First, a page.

Here’s how you can help protect endangered right whales now.
Proposed changes to a National Oceanic and Atmospheric Administration Fisheries vessel speed rule have the potential to significantly reduce deadly vessel collisions with North Atlantic right whales, seeking to address one of the main threats to the survival of this critically endangered species.
Right whale protections have never been as important as they are now — as of 2021, fewer than 340 North Atlantic right whales remain, making them one of the most endangered large whale species on Earth. With such a low population size, no more than one whale can be killed per year while still ensuring the survival of the species.
Yet vessel strikes and fishing gear entanglements—the two leading threats to the species—regularly kill far more than one whale per year. In 2017, NOAA Fisheries declared a state of emergency due to the “unusual mortality” rate of right whales, after vessels and fishing gear killed 19 whales in one year. But it wasn’t just a one-time occurrence. Those numbers have continued: vessel strikes, and fishing gear entanglements killed eight whales in 2018, 11 whales in 2019, six whales in 2020, and seven whales in 2021. Those are only the known deaths; scientists guess that far more go undetected. As a result, the state of emergency remains in effect today.
Protect endangered right whales.
“There was a time when people intentionally hunted North Atlantic right whales, but we brought them back from the brink of extinction by stopping that practice. The same thing is happening now with accidental deaths of right whales due to vessel strikes and fishing gear entanglements,” says Melissa Edmonds, a science and policy analyst at the Southern Environmental Law Center. “It’s time to once again use science to save this species.”
When it comes to reducing vessel strikes, slower vessels mean safer waters for North Atlantic right whales. Studies have found that slowing vessel speeds to 10 knots reduces a right whale’s risk of death from vessel strikes by as much as 90 percent. At higher vessel speeds, it is harder for vessels to maneuver to avoid right whales in their path. And when vessels can’t change course to avoid a collision, higher speeds make it more likely that right whales will sustain deadly injuries from blunt-force trauma or cuts from propellers. Just like slowing down cars in a school zone, speed zones on the water help boaters and whales alike avoid the dangerous consequences of vessel collisions.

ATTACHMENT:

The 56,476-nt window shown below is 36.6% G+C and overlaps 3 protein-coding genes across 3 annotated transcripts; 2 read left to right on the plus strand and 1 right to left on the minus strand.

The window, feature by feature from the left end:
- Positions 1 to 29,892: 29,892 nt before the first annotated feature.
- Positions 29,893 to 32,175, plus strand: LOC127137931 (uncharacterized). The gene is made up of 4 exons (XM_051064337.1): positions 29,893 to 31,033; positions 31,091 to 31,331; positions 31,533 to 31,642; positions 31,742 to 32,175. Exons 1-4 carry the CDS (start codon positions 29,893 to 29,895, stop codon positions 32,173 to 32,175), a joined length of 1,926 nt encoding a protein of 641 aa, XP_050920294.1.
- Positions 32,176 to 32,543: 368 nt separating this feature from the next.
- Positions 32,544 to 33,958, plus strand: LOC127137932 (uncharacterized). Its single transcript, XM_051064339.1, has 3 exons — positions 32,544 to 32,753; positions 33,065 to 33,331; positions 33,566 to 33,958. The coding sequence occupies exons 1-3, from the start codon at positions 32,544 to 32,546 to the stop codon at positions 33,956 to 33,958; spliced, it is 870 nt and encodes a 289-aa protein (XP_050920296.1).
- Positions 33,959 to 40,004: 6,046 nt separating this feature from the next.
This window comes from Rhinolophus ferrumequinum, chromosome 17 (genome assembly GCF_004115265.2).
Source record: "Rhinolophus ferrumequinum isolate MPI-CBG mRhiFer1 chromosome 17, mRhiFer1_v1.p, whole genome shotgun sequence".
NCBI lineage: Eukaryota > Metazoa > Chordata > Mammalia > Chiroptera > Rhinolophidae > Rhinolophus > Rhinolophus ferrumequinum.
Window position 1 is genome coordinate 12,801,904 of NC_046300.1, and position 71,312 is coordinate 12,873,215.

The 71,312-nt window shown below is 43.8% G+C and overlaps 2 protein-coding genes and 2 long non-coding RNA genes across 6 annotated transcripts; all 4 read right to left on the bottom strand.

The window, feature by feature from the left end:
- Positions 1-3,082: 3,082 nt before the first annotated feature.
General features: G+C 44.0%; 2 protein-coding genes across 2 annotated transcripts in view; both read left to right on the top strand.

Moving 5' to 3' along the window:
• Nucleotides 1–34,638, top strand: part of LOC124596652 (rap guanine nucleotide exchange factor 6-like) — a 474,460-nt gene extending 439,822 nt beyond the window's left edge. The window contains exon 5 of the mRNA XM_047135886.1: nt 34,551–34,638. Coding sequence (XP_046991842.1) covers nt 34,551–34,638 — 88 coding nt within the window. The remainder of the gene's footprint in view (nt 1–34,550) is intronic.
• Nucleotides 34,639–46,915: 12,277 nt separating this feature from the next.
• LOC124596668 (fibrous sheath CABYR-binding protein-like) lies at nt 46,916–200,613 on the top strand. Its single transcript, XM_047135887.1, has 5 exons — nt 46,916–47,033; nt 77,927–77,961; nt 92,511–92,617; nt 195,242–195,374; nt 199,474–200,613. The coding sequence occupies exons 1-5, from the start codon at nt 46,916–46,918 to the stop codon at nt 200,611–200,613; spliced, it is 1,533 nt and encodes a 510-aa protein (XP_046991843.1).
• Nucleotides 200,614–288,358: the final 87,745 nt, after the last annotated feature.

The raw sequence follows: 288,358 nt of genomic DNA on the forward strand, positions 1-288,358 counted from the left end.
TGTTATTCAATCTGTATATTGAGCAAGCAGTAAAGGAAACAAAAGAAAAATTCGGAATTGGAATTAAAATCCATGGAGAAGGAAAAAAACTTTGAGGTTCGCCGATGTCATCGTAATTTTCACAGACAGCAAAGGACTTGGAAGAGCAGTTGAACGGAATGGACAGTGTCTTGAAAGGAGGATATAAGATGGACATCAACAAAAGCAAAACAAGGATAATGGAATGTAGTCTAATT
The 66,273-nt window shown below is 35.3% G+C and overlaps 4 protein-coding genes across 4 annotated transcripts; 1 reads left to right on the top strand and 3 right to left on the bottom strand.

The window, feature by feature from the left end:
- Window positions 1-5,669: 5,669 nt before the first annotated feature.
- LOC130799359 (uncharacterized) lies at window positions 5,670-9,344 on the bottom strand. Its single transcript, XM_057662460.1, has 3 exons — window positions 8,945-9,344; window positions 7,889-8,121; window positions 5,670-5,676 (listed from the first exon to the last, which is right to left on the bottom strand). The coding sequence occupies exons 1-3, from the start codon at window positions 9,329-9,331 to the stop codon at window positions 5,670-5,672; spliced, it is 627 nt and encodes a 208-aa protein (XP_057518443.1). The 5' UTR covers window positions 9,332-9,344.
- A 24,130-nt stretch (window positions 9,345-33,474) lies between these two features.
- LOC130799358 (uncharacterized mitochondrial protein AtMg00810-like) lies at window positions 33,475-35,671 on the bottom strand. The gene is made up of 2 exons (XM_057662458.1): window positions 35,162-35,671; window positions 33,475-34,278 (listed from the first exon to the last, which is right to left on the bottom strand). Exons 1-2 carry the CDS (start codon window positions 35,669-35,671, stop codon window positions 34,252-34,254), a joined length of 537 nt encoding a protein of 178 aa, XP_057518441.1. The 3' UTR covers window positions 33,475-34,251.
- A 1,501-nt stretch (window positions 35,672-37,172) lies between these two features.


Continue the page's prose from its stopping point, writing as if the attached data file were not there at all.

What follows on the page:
Safeguards like slower speeds are especially important in the Southeast, the only place on the planet where right whales are known to give birth and raise their calves. Because of the small population size, right whale mothers and calves are the most important members of the species for ensuring its continued survival and recovery. They’re also the most vulnerable as their habitat overlaps with many major shipping lanes, and they spend much of their time resting just below the surface of the water where they are in harm’s way, but nearly impossible to see. Sadly, in the last two years alone, vessels have struck and killed three calves and one nursing mother.
There was a time when people intentionally hunted North Atlantic right whales, but we brought them back from the brink of extinction by stopping that practice. The same thing is happening now with accidental deaths of right whales due to vessel strikes and fishing gear entanglements.Melissa Edmonds, Science and Policy Analyst
NOAA first addressed the problem of vessel strikes in 2008, setting a speed limit of 10 knots for vessels over 65 feet in length traveling in key times and places that right whales and ships were expected to overlap. But even then, the agency admitted that the speed limits might need to be strengthened later if they didn’t do enough to address the threat.
That’s exactly what happened. While the current speed zones have been effective at reducing the death and injury caused by vessel strikes within their boundaries, the number of collisions outside of those areas has increased over time. This may be due in part to the impacts of climate change on right whale prey, pushing right whales into new areas outside the speed zones drawn in 2008.
Not only do the current regulations not provide sufficient geographic protections, but ship strikes in recent years have also shown the need to expand the type of vessels regulated. The three most recent vessel collisions with calves all involved vessels either confirmed or suspected to be shorter than 65 feet long. Notably, each of these incidents also involved harm to the boats themselves.
When it comes to protecting highly endangered species like the right whale, science is the key to determining solutions. And thankfully we have that here.Sierra Weaver, Leader of SELC’S Coast and Wetlands Program
NOAA’s proposed changes aim to address these apparent shifts in habitat, as well as to reduce collisions with vessels not regulated in the current rule. SELC will submit comments supporting the proposed rule before the Oct. 31st deadline. We hope that NOAA’s proposal will be just the beginning of the path to recovery for North Atlantic right whales.
“When it comes to protecting highly endangered species like the right whale, science is the key to determining solutions. And thankfully we have that here. The agency has spent years studying the problem and devising the solution, and we can’t wait any longer to get these important protections in place,” says Sierra Weaver, leader of SELC’s Coast and Wetlands Program. “It’s time to turn that into action and save this species.”
To submit your own comments in support of NOAA’s proposed changes, please click here.